I received a PhD in Psychology from Oxford Brookes University in April 2020. Previously I graduated from the University of Pisa with a Bachelor’s degree in Ecological Sciences and Biodiversity (neurobiological-behavioural curriculum) and from the University of Florence with a Master’s degree in Behavioural Biology.
I consider myself a behavioural scientist with a keen interest in multidisciplinarity: I conducted research in a wide variety of fields, including cognitive neuroscience (effects of environmental enrichment on mice), classical ethology (socio-sexual behaviour in bonobos) and moral psychology (children’s third-party punishment behaviour).
For my doctoral project specifically, I recruited elementary school-aged children across four countries (UK, Colombia, Italy and Spain) and tested them, either face-to-face or remotely over the internet, in a series of computerised experiments. My aim was to investigate the motivations leading children to punish moral transgressors on behalf of victims and the emotional consequences of enacting these interventions, as well as to elucidate the link between the type of transgressions observed and the type of punitive behaviour carried out.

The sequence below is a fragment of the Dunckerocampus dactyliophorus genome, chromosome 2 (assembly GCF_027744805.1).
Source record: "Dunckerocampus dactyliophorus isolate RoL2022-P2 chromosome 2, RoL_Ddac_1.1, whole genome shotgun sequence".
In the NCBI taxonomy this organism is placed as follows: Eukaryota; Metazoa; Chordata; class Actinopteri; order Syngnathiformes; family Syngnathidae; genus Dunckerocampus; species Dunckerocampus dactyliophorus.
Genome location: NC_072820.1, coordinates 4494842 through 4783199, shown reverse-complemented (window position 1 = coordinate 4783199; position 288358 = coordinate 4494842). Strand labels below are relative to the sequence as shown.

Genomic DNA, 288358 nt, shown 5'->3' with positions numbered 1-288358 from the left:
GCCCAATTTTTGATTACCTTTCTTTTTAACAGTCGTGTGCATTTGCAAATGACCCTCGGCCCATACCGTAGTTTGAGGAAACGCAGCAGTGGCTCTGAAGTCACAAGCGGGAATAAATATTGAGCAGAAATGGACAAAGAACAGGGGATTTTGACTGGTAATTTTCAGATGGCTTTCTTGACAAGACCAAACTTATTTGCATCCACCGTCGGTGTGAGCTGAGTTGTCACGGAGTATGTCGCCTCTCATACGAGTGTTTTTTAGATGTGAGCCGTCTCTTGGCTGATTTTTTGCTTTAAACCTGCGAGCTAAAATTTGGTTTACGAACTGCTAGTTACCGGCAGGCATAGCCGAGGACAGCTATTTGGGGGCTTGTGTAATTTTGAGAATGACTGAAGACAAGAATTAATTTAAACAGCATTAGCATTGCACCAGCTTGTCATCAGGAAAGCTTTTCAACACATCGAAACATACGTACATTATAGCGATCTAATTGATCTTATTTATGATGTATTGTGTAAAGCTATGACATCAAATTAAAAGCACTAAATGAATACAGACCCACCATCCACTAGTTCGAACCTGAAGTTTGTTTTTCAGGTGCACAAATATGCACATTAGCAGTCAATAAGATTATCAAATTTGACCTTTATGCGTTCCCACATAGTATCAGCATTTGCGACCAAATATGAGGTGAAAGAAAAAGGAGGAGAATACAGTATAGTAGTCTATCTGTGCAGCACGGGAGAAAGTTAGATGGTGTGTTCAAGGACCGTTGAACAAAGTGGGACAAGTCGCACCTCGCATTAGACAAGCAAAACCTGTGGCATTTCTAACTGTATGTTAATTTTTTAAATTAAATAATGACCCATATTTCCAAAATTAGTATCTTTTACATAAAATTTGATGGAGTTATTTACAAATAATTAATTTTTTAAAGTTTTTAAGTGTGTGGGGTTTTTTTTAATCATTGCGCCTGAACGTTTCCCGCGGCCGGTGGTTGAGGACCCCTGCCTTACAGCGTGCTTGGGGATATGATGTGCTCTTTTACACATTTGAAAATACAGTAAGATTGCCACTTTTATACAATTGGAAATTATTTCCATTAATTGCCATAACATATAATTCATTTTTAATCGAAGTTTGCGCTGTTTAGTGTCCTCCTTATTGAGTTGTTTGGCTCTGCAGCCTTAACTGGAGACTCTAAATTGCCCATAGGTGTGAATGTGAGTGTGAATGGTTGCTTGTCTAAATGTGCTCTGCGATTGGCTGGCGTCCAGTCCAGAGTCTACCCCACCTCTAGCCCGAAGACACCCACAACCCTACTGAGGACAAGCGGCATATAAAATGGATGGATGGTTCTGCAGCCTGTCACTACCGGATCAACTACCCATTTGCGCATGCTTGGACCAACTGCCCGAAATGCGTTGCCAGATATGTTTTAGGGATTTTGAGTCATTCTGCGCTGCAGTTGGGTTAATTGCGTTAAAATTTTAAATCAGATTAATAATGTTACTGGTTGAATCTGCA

Now I wish to complement my expertise in biology and psychology with additional experience in evolutionary anthropology: I am currently working on a review on kinship systems with a comparative perspective (considering both human and non-human primates). Additionally, I plan to conduct fieldwork in Siena, Italy, on the effects of intergroup relations on human prosocial behaviour, as well as to develop a cross-cultural experiment on human risk attitudes as a registered report.